Pentland’s family is asking for donations to pay legal fees and other costs related to his case. The richland county sheriff’s department has been working to divert Pentland from the criminal justice system. Pentland was the victim in two incidents that were reported to the deputies, but they did not press charges. They stated that Pentland’s actions were not justified by the other incidents. The incident occurred on a sidewalk in the Columbia’s Summit neighborhood. A woman who witnessed the incident on Facebook said Pentland knocked Deandre’s phone over and broke it.
The video shows Pentland confronting Deandre, a Black man. He repeatedly tells him to “go away” and to call the police. Deandre’s wife, meanwhile, tells Pentland that they have already called the police. She claims Deandre was “picking fights” with other people in the neighborhood. Pentland’s family says the incident occurred in a neighborhood where it’s considered illegal for Black men to wear hoodies and face the consequences of their actions.
The father of Williams testified in court that the lymphoma caused his son brain damage and swelling throughout his body, including his brain. Williams was a highly-successful student but now has difficulty with basic tasks. Despite the police officer’s statements, McDaniels’ attorney, Benjamin Allen Stitely, said that Williams’ behavior was erratic before the incident. Williams’ father claimed that the incident was bullying, but Pentland stated that he didn’t intend to harm Williams.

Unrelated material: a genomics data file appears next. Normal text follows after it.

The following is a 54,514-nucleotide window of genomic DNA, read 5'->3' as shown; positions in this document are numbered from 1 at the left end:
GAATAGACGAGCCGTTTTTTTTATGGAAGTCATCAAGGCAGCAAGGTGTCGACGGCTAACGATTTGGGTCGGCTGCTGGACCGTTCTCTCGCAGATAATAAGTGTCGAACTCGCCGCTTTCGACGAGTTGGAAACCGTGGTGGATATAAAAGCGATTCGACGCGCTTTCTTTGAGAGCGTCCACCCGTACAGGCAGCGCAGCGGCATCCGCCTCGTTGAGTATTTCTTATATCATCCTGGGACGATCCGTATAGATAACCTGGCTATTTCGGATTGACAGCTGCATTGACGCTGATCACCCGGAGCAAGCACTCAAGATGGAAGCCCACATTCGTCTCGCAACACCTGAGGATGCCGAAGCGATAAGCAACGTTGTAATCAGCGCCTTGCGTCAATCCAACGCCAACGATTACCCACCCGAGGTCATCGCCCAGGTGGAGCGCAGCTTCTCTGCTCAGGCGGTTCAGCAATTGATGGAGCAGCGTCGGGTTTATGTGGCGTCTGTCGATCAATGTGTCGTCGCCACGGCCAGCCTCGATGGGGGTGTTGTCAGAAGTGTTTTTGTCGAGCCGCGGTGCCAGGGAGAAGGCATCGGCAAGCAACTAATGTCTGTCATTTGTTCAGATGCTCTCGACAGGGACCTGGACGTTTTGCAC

After the video was taken, Williams left the scene and was filmed in the process. This video was taken in public and it is legal to record such incidents. He could have let Williams go at that point, but the video shows that he was belligerent prior to April 12.
In April, Fort Jackson Army Sgt. After a video showing Jonathan Pentland threatening a Black man, Fort Jackson Army Sgt. The incident sparked massive protests and heightened emotions that drew national attention. On Wednesday, he was found guilty of third-degree assault and sentenced to 30 days in jail and a $1,087 fine. The Pentland family is asking for donations to help pay the legal fees.
The Army’s top basic training center has been approached for a donation to cover the Pentland family’s legal expenses. They will need funds to defend their son, and the video will help them with the costs. Thousands of people have already pledged to support the Pentland family. The Army’s chief of staff is now reviewing the options to pay for the family’s legal fees.